Well, what does it mean to “practice inner silence”? It means quieting ourselves, calming our mind, and paying attention within. It is essentially another way of explaining how to listen to our heart. In the same way, practicing non-judgment for a few minutes is another way to reduce the noise in our head, so that we can finally notice what our body is saying, through more subtle signs and energies. Hey, it’s worth trying at least, isn’t it?

Learn more in The Seven Spiritual Laws of Success

Santiago travels through the dangerous desert with The Alchemist, who explains the importance of listening to his heart. They are captured by an army, and only released after the boy transforms into the wind. Finally, Santiago is beaten at the Pyramids as a final test, but learns the real location of his treasure, back in Spain under the ruined church.

  1. Write down the obvious first step towards your major dream. Remember that Santiago had dream of treasure under the Pyramids, but ended up paying the old woman and the King to tell him “go to Egypt.” In the same way, many of our dreams have first steps that are very simple, but emotionally difficult. Like if we want to write a book, at some point we must sit down and write.
  2. Write one way you could optimistically interpret a small setback from your past. Remember psychologists talk about an “optimistic explanatory style” being important for our well-being and resilience. They key is to understand how the bad situation was only temporary and you have the power to fix it. For example, I recently had a day with trouble focusing on work. An optimistic interpretation could be that experience gave me more insight into productivity difficulties that everyone struggles with, and that insight is useful for this website.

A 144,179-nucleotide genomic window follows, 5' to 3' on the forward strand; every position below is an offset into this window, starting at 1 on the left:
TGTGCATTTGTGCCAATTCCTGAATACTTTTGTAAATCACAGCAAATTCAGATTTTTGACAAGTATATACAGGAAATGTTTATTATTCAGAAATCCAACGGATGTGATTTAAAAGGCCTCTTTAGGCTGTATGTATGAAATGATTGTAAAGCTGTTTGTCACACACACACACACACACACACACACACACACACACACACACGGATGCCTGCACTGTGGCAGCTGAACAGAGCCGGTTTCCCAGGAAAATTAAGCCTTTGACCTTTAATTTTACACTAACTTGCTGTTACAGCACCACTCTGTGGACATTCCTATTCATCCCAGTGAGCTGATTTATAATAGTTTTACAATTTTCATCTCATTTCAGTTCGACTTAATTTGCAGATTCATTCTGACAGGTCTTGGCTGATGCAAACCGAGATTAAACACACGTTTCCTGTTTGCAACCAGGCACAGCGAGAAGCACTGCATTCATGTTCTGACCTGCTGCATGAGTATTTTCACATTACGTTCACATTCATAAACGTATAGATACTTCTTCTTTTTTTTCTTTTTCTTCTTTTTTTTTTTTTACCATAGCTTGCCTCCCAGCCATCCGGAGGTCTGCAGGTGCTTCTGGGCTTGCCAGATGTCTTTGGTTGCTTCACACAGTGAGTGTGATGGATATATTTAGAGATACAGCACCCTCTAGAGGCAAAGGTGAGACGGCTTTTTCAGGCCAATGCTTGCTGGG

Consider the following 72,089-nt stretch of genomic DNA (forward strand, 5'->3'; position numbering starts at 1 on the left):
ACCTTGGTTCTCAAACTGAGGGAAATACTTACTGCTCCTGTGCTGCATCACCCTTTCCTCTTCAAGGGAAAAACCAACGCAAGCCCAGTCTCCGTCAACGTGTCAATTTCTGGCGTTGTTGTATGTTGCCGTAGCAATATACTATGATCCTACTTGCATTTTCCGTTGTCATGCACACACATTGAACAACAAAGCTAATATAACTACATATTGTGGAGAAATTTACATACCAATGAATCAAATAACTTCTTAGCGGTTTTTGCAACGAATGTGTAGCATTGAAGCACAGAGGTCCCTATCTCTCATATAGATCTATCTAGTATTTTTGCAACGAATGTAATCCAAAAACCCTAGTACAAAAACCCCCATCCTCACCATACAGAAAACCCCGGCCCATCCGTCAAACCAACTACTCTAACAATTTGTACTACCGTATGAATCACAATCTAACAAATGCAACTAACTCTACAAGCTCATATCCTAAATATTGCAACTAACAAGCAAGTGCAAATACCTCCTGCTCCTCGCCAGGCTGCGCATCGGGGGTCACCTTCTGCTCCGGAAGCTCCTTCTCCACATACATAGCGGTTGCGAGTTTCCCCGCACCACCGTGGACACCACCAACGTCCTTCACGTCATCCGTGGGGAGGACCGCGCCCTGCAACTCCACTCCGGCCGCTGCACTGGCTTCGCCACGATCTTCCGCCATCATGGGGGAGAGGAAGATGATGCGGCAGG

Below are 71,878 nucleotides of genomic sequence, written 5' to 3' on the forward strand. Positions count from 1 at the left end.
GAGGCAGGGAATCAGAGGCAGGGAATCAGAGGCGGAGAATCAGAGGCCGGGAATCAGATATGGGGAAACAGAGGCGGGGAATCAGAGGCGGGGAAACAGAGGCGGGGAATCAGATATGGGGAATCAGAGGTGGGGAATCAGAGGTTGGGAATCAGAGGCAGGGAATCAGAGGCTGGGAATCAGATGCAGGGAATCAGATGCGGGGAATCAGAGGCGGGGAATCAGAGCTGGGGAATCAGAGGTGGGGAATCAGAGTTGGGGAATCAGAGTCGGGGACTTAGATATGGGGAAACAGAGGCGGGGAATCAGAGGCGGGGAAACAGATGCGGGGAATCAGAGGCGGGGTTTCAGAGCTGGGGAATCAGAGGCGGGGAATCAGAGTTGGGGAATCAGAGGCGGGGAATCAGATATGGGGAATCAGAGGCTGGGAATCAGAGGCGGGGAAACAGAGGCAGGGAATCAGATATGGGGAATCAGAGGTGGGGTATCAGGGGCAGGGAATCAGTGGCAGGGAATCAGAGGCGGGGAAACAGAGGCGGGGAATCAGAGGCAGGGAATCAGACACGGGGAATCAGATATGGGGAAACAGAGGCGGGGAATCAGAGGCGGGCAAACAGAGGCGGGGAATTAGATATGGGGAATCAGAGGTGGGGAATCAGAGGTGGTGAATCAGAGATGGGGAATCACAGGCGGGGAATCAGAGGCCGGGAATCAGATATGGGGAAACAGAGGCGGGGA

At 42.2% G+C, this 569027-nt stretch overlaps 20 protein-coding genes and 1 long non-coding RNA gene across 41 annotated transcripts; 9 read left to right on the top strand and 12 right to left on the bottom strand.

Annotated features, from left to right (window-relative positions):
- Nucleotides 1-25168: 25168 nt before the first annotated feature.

3. Spend 5 minutes listening to your heart. Setting a timer would be useful here. To the best of your ability, try to make your inner self become quiet, silent and still. Put your attention into your body, maybe on your breathing. Now what do you notice? The message may not come in words, but through subtle images or feelings that you intuitively understand the meaning of.

    For example, during a recent meditation session like this, I noticed some tension at the bottom of my stomach and recognized it was due to a personal disagreement with someone. I was able to breathe and release some of that tension, and it seemed at the same time my mind opened and released some negativity, too. And that helped me look at that conflict more objectively and peacefully.